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Report: Ultra-Rich Pay Next To Nothing In Taxes

This is a syndicated repost courtesy of Statista | Infographics. To view original, click here. Reposted with permission.

ProPublica used IRS documents to carry out a damning investigation into the tax affairs of America’s wealthiest individuals and it found that they paid next to nothing in taxes over a five-year period. Between 2014 and 2018, the 25 richest people in the U.S. grew their collective fortunes by $401 billion and they paid $13.6 billion in federal income tax. While that remains a huge amount of money, it amounts to a true tax rate of just 3.4 percent. The data highlights flaws in what is supposed to be a progressive tax system that extracts more money from people with higher earings. ProPublica cites a married couple as paying 10 percent on their first $19,900 in taxable income after deductions with the rate rising to 37 percent on all earnings over $628,300.

Effective tax rates do climb in line with income and people earning between $2 million and $5 million pay 27.5 percent, a point where the climb stops and rates descend in line with rising income. The wealthy have become adept at keeping their tax rates low and utilize a variety of techniques to do so, according to ProPublica, such as avoiding forms of highly taxed income. This can include forgoing wages and and making money through alternative channels like capital gains and dividends from investments. Large charitable donations are another technique that reduces taxable income while deductions are also known to be taken from interest payments. The investigation states that the 25 wealthiest Americans apply these strategies on an epic scale, choosing when to take income, matching up deductions to reduce bills and using their vast stock holdings to make massive charitable donations. That allows them to avoid tax on stock growth while they receive tax deductions for the full value.

Strategies such as the ones outlined above enabled Warren Buffet to pay $23.7 million in taxes on the $24.3 billion he added to his fortune between 2014 and 2018, a true tax rate of 0.1 percent or less than 10 cents for every $100 added to his wealth. ProPublica has more complete data for Jeff Bezos who paid zero dollars in tax in 2007, a year when his fortune grew to $3.9 billion. He even stated he lost money in 2011 and applied for and received a $4,000 tax credit for his children despite his overall wealth remaining steady at $18 billion. Between 2006 and 2018, the Amazon CEO grew his wealth by $127 billion, reported $6.5 billion in income and paid $1.1 billion in federal income taxes. That works out as a true tax rate of just 1.1 percent on his vast fortune. Tesla boss Elon Musk grew his fortune by $14 billion during the same period and he paid $455 million tax on a reported income of $1.52 billion which works out at a true tax rate of 3.27 percent.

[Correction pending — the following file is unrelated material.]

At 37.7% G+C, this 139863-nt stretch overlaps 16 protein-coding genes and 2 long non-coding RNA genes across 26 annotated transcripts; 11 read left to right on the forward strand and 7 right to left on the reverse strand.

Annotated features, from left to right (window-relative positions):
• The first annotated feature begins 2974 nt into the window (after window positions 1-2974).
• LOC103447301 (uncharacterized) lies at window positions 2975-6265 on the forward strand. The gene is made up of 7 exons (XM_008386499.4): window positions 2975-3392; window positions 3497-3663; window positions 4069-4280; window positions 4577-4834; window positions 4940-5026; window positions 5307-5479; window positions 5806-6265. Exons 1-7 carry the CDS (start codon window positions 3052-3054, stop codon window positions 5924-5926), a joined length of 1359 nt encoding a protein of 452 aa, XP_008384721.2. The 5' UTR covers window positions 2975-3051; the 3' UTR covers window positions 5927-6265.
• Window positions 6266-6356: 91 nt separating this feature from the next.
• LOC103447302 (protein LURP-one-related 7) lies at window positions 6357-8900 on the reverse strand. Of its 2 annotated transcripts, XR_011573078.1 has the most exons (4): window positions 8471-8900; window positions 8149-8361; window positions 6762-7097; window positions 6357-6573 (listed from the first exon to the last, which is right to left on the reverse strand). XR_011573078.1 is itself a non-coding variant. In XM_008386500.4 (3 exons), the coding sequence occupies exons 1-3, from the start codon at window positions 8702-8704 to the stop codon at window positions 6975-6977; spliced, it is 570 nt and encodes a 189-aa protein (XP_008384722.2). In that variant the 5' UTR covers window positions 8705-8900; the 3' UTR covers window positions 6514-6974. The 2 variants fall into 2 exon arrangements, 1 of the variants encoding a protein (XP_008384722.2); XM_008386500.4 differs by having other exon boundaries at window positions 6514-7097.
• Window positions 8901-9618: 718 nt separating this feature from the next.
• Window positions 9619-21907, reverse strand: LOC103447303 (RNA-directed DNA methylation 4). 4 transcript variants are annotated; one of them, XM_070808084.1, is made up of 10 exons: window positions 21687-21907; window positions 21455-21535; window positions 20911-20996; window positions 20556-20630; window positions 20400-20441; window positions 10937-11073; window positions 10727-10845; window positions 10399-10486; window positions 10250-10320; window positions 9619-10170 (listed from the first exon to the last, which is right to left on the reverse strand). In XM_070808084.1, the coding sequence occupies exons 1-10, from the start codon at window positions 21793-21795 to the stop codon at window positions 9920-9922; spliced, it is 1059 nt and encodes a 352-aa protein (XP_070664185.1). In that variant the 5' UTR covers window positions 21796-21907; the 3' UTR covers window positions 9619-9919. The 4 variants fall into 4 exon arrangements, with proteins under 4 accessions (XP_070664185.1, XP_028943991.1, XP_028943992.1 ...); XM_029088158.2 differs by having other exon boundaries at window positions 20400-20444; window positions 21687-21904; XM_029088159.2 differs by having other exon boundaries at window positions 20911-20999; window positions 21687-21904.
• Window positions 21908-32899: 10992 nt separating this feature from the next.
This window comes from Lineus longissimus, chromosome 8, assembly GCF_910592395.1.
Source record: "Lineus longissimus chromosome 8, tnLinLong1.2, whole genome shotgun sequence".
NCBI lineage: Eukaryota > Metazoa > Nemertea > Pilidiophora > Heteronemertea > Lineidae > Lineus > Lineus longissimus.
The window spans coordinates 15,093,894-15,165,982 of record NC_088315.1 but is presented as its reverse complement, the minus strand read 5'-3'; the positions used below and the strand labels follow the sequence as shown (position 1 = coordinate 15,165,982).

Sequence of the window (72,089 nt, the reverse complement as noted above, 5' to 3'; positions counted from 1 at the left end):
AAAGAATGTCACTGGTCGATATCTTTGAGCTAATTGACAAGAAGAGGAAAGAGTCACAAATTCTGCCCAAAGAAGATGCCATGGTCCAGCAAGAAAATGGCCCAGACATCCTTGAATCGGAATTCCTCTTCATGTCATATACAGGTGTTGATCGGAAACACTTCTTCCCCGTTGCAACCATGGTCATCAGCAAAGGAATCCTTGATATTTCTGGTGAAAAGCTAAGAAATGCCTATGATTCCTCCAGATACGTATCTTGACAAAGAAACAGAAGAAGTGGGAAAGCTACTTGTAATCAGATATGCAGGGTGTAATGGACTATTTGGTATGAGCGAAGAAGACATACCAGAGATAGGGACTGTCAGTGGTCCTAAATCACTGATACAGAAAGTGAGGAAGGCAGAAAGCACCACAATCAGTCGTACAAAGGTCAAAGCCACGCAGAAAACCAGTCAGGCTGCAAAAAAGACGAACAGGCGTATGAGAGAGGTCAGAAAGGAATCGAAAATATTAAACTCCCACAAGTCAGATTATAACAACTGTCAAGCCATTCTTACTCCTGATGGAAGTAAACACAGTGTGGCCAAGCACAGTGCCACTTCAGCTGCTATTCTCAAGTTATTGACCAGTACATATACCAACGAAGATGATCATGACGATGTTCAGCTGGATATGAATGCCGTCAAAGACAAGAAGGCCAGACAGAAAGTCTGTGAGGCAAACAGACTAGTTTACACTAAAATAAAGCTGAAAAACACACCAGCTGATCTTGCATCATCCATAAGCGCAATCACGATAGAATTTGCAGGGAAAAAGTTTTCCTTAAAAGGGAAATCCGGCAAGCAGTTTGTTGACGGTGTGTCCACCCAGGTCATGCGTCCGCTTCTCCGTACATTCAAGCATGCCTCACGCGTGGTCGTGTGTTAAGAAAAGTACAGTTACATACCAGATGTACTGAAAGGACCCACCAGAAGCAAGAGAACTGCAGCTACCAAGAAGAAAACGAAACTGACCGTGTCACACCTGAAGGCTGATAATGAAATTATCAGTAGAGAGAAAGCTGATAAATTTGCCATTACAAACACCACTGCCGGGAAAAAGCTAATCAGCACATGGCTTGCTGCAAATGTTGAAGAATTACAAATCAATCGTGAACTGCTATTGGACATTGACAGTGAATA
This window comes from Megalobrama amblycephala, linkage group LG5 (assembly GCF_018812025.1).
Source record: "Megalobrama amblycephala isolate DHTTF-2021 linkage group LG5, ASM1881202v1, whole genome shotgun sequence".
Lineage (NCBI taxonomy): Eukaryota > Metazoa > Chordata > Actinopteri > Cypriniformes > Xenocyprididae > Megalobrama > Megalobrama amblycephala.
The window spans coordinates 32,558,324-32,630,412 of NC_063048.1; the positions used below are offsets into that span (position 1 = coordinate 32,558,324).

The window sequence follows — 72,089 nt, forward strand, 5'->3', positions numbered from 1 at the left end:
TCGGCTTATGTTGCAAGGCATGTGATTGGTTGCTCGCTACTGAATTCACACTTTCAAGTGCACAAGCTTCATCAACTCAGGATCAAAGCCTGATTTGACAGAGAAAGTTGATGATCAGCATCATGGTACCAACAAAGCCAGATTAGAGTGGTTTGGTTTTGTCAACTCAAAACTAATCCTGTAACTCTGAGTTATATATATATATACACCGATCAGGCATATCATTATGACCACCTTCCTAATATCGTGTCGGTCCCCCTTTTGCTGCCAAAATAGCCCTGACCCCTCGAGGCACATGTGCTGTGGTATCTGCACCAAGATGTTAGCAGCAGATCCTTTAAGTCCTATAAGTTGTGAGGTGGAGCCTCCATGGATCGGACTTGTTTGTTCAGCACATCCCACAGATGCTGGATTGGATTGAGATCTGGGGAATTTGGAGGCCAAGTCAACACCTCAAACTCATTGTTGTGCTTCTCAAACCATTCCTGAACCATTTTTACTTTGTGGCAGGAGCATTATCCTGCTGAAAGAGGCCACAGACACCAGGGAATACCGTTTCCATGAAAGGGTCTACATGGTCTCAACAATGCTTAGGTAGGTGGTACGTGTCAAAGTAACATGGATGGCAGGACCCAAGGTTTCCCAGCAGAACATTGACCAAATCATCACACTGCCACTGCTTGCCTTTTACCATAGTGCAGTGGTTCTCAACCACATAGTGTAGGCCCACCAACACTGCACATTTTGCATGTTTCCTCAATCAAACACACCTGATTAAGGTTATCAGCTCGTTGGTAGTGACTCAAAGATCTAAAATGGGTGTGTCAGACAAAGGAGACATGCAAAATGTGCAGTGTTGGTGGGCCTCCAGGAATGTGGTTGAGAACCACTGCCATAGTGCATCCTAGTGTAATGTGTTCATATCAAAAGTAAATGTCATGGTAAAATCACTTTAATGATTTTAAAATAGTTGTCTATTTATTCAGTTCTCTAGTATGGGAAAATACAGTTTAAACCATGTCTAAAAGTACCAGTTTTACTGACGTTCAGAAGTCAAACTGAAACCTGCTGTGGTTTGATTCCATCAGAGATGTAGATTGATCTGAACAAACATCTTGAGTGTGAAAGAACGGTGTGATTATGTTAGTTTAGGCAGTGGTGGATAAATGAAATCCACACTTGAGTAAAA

This chart shows wealth growth and taxes paid by America’s 25 wealthiest individuals from 2014 to 2018.

wealth growth and taxes paid by americas wealthiest individuals

Wall Street Examiner Disclosure: Lee Adler, The Wall Street Examiner reposts third party content with the permission of the publisher. The opinions expressed in these reposts are not those of the Wall Street Examiner or Lee Adler, unless authored by me, under my byline. I curate posts here on the basis of whether they represent an interesting and logical point of view, that may or may not agree with my own views. Some of the content includes the original publisher's promotional messages. No endorsement of such content is either expressed or implied by posting the content. All items published here are matters of information and opinion, and are neither intended as, nor should you construe it as, individual investment advice. Do your own due diligence when considering the offerings of information providers, or considering any investment.

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